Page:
But that's what makes this passage so amazing. In it God is promising to do the impossible—to take a cutting of a tree and plant it in a place where it should not be able to grow. But we see in this passage that not only will it grow, but it will bear also fruit and become a towering cedar tree. Not only will it grow, but it will provide a place of protection and habitation for winged creatures of every kind. Of course, this imagery is not meant to be taken literally. God is not going to take a shoot off a tall cedar tree and plant it on the top of a mountain. This passage is a parable, meant to make the people think about God and what He can do, to have hope in the midst of their trouble.

Israel had turned away from God. The kings had lost their way. The people were no longer worshipping only the God of their forefathers. They were not doing justice or living as God intended them to live. The only way to get their attention was to use the nations of the world. God gave Nebuchadnezzar and the Babylonians the power to defeat Israel in Jerusalem and take the king captive. The king made a vow with Nebuchadnezzar, and the Babylonians did not destroy Jerusalem. But the king thought he could be unfaithful to the covenant he made with Nebuchadnezzar, so he sought the help of Egypt. Egypt did not help Israel. As a matter of fact, Egypt helped with the destruction of what little was left. God allowed this to happen because the king was not faithful to the vow he made in God’s name.

So, the parable found in Ezekiel 17 tells the story of this time in the life of Israel. Our passage takes this story in a new and unexpected way. God will take a shoot and make it grow where it can never grow. A shoot clipped from the top of a cedar tree will not grow on the top of a mountain. Even if that snippet could grow, it wouldn’t grow into a vine. But, just as God could use Nebuchadnezzar to bring His people back into His heart, He can also bring life to that which should be dead. He does this so that the world will know that He is God. God turns the world upside down so that we can see His power and His mercy and His grace.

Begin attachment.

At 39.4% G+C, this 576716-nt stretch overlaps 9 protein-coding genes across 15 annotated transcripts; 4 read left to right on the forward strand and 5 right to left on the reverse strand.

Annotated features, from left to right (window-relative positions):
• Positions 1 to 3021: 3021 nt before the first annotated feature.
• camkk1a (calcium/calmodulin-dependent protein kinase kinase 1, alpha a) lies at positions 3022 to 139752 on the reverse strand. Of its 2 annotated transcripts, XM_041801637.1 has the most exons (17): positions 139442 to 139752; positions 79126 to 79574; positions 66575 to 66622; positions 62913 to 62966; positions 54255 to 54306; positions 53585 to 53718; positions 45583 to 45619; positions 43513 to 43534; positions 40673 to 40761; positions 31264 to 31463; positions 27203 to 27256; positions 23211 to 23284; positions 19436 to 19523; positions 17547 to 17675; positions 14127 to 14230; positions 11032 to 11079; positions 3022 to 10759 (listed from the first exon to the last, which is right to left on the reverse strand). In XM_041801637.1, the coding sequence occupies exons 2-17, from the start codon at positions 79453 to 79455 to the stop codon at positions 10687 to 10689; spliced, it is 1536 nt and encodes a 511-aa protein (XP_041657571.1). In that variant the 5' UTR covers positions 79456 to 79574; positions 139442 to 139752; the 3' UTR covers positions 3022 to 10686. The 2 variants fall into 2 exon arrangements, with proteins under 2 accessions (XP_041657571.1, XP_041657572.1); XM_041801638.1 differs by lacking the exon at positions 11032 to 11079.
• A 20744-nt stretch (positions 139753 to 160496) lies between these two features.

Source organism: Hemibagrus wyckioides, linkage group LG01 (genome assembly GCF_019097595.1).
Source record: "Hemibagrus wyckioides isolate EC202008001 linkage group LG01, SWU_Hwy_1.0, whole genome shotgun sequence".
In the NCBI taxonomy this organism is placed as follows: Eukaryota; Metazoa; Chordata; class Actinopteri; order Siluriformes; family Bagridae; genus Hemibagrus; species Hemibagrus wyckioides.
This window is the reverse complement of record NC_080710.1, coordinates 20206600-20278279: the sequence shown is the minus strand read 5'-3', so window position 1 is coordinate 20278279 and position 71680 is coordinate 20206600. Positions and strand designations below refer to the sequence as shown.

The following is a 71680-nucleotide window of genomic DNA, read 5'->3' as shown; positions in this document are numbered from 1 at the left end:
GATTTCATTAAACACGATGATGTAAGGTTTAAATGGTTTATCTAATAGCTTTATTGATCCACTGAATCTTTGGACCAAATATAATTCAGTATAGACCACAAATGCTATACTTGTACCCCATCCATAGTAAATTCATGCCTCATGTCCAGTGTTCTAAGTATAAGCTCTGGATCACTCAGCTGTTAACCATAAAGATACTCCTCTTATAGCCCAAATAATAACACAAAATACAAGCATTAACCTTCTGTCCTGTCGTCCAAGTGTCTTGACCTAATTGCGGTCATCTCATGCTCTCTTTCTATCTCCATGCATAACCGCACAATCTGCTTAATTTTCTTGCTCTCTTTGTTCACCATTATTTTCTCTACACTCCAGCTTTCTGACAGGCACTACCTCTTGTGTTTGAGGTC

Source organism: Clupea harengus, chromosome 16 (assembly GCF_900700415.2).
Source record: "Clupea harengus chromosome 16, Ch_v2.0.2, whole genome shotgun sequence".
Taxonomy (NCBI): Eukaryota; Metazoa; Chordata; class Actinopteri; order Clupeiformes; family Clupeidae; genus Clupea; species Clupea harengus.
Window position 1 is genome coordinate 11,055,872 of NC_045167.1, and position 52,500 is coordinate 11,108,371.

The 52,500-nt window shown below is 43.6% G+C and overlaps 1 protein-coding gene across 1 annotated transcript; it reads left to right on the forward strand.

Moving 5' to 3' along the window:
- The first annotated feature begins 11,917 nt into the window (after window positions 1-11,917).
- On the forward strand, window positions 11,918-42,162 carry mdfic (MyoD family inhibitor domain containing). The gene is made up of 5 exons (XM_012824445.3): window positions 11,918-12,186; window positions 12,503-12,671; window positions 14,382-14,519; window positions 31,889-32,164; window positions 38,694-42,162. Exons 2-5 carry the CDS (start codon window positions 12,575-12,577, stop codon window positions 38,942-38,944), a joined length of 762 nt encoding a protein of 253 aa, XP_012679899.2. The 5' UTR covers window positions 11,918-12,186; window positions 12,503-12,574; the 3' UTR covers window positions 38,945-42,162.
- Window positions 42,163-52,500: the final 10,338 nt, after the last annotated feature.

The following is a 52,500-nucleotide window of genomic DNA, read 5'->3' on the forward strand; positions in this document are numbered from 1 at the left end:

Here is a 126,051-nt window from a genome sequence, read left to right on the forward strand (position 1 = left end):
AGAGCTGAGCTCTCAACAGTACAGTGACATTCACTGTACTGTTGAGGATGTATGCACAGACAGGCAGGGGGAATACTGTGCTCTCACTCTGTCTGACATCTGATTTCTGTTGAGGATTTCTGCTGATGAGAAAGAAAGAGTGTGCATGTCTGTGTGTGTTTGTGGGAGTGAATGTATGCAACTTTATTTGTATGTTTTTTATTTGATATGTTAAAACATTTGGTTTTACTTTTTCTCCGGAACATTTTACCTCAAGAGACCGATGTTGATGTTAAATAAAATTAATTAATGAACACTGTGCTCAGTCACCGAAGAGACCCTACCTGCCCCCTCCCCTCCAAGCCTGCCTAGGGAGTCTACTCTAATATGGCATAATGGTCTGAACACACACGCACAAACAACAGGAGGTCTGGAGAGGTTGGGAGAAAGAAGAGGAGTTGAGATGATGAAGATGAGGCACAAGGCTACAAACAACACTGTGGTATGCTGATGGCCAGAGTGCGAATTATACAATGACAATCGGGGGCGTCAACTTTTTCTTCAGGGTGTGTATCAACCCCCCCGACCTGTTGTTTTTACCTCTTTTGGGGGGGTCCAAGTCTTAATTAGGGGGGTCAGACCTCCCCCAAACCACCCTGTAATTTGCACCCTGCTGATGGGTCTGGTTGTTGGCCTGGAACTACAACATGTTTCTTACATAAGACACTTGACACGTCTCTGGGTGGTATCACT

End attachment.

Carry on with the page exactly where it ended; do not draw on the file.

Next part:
Jesus used parables as He explained the kingdom of God to the crowds. He used natural examples to give the people spiritual concepts. When we hear the stories He told, they make little sense to us. What does a seed have to do with the kingdom of God? If you aren’t a farmer, the agricultural references might be pointless. Sometimes the stories were even confusing to those who understood the references, especially since the stories could not always be taken literally. The stories talk about things that aren’t completely true. Yes, a plant grows without the help or knowledge of man, but what farmer doesn’t put a lot of blood, sweat and tears into his farms? And we know that the mustard seed isn’t really the smallest seed. We also know that it doesn’t grow so big that the birds can build nests in it. Yet, these parables have long helped us to understand that God is in control and that He has begun a great thing with just a tiny seed.